Braces treatment is the arrangement of teeth, via the process of moving (straightening or shifting) the teeth, to improve the appearance of the teeth and how they would function.
While often considered an elective treatment, orthodontics goes beyond improving one's physical appearance and self-confidence. Frequently, if untreated, orthodontic problems can result in tooth decay, gum disease, headaches and earaches, as well as speaking, biting or chewing problems.
Braces treatment starts with the initial orthodontic consultation, where our specialist will assess the overall state of your teeth, gums, and jaws. We will then advise the patient if there is a need for treatment and what your options are. We will also share important information such as the estimated treatment duration, costs, and whether any pre-treatment (such as extractions and/or cleaning) is needed.
Invisalign (Clear Aligners)
During your first visit, the orthodontist will examine your overall dental condition. If you are suitable for braces, the orthodontist will take X-rays of your dental profile, photographs of your teeth & facial profile, and your dental impressions. All this information will be used to build your own, customised treatment plan.
Treatment with braces
With each monthly review, our orthodontics will adjust your braces and check your alignment of teeth. Orthodontic treatment on average takes 1.5 to 2 years, and it differs from individual to individual.
Final stage: Removal of braces
Upon completion of active treatment, you will be issued retainers to hold your teeth in their new positions. Do not worry, we will guide you on how to wear and maintain your retainers.
The risk of relapse is extremely high within the first month after the braces are removed, and you will need to wear retainers until the position of your teeth stabilises. We recommend retainers to be worn as long as the active treatment time. If relapse occurs, you may need treatment again to correct.
Frequently Asked Questions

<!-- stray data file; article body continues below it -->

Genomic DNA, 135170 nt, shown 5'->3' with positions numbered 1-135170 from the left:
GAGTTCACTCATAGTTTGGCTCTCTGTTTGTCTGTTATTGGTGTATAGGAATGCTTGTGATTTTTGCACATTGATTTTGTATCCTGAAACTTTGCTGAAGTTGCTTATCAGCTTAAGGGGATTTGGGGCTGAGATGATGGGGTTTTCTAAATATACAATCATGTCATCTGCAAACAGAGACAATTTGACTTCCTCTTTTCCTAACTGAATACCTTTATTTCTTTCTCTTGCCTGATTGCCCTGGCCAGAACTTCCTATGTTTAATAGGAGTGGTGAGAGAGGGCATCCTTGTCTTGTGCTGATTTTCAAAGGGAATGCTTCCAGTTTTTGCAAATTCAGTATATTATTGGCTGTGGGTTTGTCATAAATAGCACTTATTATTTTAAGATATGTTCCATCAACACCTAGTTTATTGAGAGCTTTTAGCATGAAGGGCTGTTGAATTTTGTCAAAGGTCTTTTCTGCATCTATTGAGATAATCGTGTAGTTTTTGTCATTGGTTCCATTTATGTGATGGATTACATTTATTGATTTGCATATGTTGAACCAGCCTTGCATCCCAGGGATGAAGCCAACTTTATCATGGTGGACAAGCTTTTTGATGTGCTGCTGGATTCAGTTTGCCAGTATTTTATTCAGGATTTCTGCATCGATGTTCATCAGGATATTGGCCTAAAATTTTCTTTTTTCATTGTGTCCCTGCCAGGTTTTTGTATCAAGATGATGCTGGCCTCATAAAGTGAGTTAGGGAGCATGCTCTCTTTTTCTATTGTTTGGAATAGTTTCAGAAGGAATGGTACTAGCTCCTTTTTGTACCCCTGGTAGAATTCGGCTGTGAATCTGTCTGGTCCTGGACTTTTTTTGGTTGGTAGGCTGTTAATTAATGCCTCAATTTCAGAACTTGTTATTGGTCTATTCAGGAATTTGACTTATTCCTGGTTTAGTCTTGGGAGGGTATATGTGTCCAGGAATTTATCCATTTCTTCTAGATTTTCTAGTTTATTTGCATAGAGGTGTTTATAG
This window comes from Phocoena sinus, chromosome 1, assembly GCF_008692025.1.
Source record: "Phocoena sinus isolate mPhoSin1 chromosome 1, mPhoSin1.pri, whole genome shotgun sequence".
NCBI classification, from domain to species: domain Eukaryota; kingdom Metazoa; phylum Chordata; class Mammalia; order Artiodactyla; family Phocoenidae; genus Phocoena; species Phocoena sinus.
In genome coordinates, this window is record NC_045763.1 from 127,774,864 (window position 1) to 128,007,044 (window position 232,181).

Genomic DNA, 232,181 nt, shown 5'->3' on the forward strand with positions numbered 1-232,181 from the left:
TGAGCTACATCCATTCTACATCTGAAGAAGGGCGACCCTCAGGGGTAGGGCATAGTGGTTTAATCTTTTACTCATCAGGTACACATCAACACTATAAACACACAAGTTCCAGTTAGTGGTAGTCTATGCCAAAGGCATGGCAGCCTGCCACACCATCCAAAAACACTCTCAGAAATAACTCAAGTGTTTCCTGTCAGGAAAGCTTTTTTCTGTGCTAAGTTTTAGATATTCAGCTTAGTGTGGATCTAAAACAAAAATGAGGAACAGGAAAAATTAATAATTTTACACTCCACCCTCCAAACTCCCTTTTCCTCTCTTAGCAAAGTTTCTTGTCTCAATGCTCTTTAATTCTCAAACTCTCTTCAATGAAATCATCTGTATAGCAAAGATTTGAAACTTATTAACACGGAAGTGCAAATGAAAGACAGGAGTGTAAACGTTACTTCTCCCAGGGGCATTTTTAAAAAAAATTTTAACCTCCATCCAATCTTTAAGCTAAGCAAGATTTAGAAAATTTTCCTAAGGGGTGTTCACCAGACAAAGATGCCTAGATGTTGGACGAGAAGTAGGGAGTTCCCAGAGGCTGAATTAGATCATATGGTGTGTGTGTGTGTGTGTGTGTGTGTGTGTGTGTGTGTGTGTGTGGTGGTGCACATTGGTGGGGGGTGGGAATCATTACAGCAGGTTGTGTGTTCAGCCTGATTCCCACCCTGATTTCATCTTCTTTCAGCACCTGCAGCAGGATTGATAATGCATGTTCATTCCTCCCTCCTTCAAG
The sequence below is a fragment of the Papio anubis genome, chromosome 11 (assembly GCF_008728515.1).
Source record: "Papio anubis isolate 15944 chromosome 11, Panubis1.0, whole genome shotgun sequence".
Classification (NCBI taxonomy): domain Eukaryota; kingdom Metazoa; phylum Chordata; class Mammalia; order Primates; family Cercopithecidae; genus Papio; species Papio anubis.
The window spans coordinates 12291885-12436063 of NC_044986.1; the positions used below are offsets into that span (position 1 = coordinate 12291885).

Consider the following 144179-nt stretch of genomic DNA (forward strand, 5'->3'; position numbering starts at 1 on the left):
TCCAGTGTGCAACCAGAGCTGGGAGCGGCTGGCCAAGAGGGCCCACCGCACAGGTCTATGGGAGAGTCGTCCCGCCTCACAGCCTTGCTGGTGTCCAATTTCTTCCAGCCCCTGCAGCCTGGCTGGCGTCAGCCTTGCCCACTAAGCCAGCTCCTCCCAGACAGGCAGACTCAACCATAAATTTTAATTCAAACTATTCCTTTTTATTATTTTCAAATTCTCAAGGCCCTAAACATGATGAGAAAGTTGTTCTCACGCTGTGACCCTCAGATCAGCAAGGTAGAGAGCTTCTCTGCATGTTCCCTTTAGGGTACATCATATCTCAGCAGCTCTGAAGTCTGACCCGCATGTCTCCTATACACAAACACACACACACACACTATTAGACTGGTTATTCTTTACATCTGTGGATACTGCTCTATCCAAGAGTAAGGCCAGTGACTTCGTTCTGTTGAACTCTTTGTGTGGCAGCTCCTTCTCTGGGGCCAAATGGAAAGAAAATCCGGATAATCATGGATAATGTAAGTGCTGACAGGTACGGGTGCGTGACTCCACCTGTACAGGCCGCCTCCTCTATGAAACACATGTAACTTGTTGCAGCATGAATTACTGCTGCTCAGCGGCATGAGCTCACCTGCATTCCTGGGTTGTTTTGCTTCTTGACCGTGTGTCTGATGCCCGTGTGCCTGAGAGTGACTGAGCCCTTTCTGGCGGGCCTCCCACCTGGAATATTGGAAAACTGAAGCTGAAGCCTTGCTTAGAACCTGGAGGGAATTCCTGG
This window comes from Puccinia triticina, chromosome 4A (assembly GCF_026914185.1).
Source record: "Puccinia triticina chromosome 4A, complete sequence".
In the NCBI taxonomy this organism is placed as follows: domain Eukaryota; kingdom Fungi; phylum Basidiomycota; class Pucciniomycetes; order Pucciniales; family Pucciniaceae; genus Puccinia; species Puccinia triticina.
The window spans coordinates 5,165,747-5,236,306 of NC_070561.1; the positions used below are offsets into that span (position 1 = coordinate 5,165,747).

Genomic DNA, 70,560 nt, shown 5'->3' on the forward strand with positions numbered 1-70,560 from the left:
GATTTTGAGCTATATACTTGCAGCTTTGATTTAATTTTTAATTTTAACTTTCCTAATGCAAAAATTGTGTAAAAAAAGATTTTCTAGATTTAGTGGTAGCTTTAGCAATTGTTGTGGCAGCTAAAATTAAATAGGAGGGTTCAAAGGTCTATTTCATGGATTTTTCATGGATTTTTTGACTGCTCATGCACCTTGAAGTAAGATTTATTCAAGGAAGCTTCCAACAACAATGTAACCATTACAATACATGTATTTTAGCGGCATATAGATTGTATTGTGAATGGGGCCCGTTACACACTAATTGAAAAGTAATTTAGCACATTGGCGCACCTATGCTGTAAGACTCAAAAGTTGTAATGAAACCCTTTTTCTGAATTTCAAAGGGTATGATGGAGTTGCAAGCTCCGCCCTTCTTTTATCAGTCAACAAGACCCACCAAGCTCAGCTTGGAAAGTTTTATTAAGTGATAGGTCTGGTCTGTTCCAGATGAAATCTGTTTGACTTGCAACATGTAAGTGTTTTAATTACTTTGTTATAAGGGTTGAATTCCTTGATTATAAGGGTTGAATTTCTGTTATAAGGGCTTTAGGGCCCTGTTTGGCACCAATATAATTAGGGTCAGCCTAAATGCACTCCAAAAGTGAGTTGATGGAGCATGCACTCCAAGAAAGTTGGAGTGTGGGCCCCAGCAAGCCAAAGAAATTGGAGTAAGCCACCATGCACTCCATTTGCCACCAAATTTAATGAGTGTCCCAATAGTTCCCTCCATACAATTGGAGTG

You can use the wax when you feel the wire is poking against your mouth. Simply cut a small piece of wax, and paste it on the relevant bracket.
You can eat normally as long as you feel up to it. In general, there might be some discomfort in the first week or so, but you'll get accustomed to it soon enough!
Light colours tend to stain more easily due to intake of food/drinks. Not to worry, it won't affect treatment.
You can certainly reuse your rubber bands so long as they are still in good condition.
Yes, you need to keep your retainers to help retain the shape of your teeth for the rest of your life. For the first 6 months at least, it is best to wear your retainers full-time (except eating and brushing). Afterwards, your teeth would settle into their new positions and you may be able to reduce your time of wear to only night-time.
This is only a rough guide so do check in with your orthodontist on your retainer wear.
Your orthodontist will teach you how to insert the appliance and remove it. For the treatment to be effective, you will need to wear the appliance all the time (including sleep and eating). However, you have to remove them during toothbrushing and contact sports.
Because they are mostly removable, patient compliance in wearing and caring for them is essential to ensure treatment progress and success.
Treatment duration usually varies between 3 to 6 months depending on the severity of the bite discrepancy and patient compliance.
There will be some discomfort initially. This varies between individuals.
Most patients experience more saliva temporarily, usually for a few days.
Speech is commonly affected but this is also temporary and your speech will return to normal after a few days of continuous wear.
You may get oral ulcers on the insides of your lips, cheeks and tongue that are rubbing against parts of the appliance. These ulcers take about a week to heal. Please let your orthodontist know if there are any problems with the appliance. Adjustments can be made to the appliance.
You can buy over-the-counter ulcer medication and gels to apply on the ulcer to speed up the healing and for pain relief.
You will have some difficulties chewing with the removable appliance, particularly if the purpose of the appliance is to ‘disclude’ (open up) your bite, or prevent you from chewing of your lower braces in some instances (if you have lower braces), or prevent trauma to your lower teeth.
It is difficult to chew as well as you did previously because you are now biting on the smooth plastic of the appliance instead, or only on some teeth. It will take a while for you to adapt to the new chewing pattern.
In the meantime, start on a softer diet and chew slowly. You may want to cut up your foods into smaller pieces. Give yourself more time for your meals.
As your treatment progresses, your orthodontist will let you know when you need not wear it anymore.